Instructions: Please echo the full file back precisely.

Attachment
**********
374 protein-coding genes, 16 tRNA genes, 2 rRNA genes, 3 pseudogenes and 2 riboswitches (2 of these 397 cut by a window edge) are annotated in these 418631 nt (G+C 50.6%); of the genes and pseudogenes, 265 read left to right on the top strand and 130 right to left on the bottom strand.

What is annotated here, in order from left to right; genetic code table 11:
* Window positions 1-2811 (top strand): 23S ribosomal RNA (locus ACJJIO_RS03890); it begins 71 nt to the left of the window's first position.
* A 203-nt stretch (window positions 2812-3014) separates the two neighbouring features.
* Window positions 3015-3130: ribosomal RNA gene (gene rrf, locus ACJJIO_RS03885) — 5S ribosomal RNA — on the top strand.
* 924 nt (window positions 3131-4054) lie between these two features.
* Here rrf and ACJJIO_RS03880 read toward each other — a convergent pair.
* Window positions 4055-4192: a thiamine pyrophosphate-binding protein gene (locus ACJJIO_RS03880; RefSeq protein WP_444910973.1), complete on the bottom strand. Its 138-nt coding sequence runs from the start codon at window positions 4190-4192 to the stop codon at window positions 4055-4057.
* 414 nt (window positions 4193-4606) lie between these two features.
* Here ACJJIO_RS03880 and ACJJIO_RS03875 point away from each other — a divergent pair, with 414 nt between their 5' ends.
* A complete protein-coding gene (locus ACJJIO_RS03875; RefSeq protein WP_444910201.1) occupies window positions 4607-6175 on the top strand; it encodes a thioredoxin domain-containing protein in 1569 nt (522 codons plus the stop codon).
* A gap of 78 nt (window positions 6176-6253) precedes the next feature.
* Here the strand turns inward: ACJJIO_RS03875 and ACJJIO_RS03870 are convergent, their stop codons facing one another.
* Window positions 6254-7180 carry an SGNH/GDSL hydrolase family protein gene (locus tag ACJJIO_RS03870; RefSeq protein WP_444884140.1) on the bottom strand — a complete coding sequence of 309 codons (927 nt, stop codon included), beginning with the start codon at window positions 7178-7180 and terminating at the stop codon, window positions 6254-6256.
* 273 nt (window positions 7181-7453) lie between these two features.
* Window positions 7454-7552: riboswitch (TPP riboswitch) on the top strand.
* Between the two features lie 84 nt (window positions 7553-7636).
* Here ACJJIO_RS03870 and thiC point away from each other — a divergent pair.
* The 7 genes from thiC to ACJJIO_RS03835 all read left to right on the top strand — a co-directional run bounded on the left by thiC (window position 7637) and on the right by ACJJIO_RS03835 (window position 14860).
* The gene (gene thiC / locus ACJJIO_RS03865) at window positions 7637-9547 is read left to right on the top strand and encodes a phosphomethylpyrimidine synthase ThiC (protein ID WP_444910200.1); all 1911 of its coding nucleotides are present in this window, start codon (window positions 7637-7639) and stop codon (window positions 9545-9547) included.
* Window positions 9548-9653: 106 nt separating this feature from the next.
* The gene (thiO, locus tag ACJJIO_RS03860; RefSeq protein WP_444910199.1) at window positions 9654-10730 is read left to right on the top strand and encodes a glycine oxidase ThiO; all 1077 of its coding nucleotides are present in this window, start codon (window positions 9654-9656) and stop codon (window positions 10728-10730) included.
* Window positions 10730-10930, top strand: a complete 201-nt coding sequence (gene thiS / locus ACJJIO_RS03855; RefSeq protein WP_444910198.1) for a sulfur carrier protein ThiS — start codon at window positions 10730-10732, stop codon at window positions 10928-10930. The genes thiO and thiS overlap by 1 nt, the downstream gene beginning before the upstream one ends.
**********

374 protein-coding genes, 16 tRNA genes, 2 rRNA genes, 3 pseudogenes and 2 riboswitches (2 of these 397 cut by a window edge) are annotated in these 418631 nt (G+C 50.6%); of the genes and pseudogenes, 265 read left to right on the top strand and 130 right to left on the bottom strand.

What is annotated here, in order from left to right; genetic code table 11:
* Window positions 1-2811 (top strand): 23S ribosomal RNA (locus ACJJIO_RS03890); it begins 71 nt to the left of the window's first position.
* A 203-nt stretch (window positions 2812-3014) separates the two neighbouring features.
* Window positions 3015-3130: ribosomal RNA gene (gene rrf, locus ACJJIO_RS03885) — 5S ribosomal RNA — on the top strand.
* 924 nt (window positions 3131-4054) lie between these two features.
* Here rrf and ACJJIO_RS03880 read toward each other — a convergent pair.
* Window positions 4055-4192: a thiamine pyrophosphate-binding protein gene (locus ACJJIO_RS03880; RefSeq protein WP_444910973.1), complete on the bottom strand. Its 138-nt coding sequence runs from the start codon at window positions 4190-4192 to the stop codon at window positions 4055-4057.
* 414 nt (window positions 4193-4606) lie between these two features.
* Here ACJJIO_RS03880 and ACJJIO_RS03875 point away from each other — a divergent pair, with 414 nt between their 5' ends.
* A complete protein-coding gene (locus ACJJIO_RS03875; RefSeq protein WP_444910201.1) occupies window positions 4607-6175 on the top strand; it encodes a thioredoxin domain-containing protein in 1569 nt (522 codons plus the stop codon).
* A gap of 78 nt (window positions 6176-6253) precedes the next feature.
* Here the strand turns inward: ACJJIO_RS03875 and ACJJIO_RS03870 are convergent, their stop codons facing one another.
* Window positions 6254-7180 carry an SGNH/GDSL hydrolase family protein gene (locus tag ACJJIO_RS03870; RefSeq protein WP_444884140.1) on the bottom strand — a complete coding sequence of 309 codons (927 nt, stop codon included), beginning with the start codon at window positions 7178-7180 and terminating at the stop codon, window positions 6254-6256.
* 273 nt (window positions 7181-7453) lie between these two features.
* Window positions 7454-7552: riboswitch (TPP riboswitch) on the top strand.
* Between the two features lie 84 nt (window positions 7553-7636).
* Here ACJJIO_RS03870 and thiC point away from each other — a divergent pair.
* The 7 genes from thiC to ACJJIO_RS03835 all read left to right on the top strand — a co-directional run bounded on the left by thiC (window position 7637) and on the right by ACJJIO_RS03835 (window position 14860).
* The gene (gene thiC / locus ACJJIO_RS03865) at window positions 7637-9547 is read left to right on the top strand and encodes a phosphomethylpyrimidine synthase ThiC (protein ID WP_444910200.1); all 1911 of its coding nucleotides are present in this window, start codon (window positions 7637-7639) and stop codon (window positions 9545-9547) included.
* Window positions 9548-9653: 106 nt separating this feature from the next.
* The gene (thiO, locus tag ACJJIO_RS03860; RefSeq protein WP_444910199.1) at window positions 9654-10730 is read left to right on the top strand and encodes a glycine oxidase ThiO; all 1077 of its coding nucleotides are present in this window, start codon (window positions 9654-9656) and stop codon (window positions 10728-10730) included.
* Window positions 10730-10930, top strand: a complete 201-nt coding sequence (gene thiS / locus ACJJIO_RS03855; RefSeq protein WP_444910198.1) for a sulfur carrier protein ThiS — start codon at window positions 10730-10732, stop codon at window positions 10928-10930. The genes thiO and thiS overlap by 1 nt, the downstream gene beginning before the upstream one ends.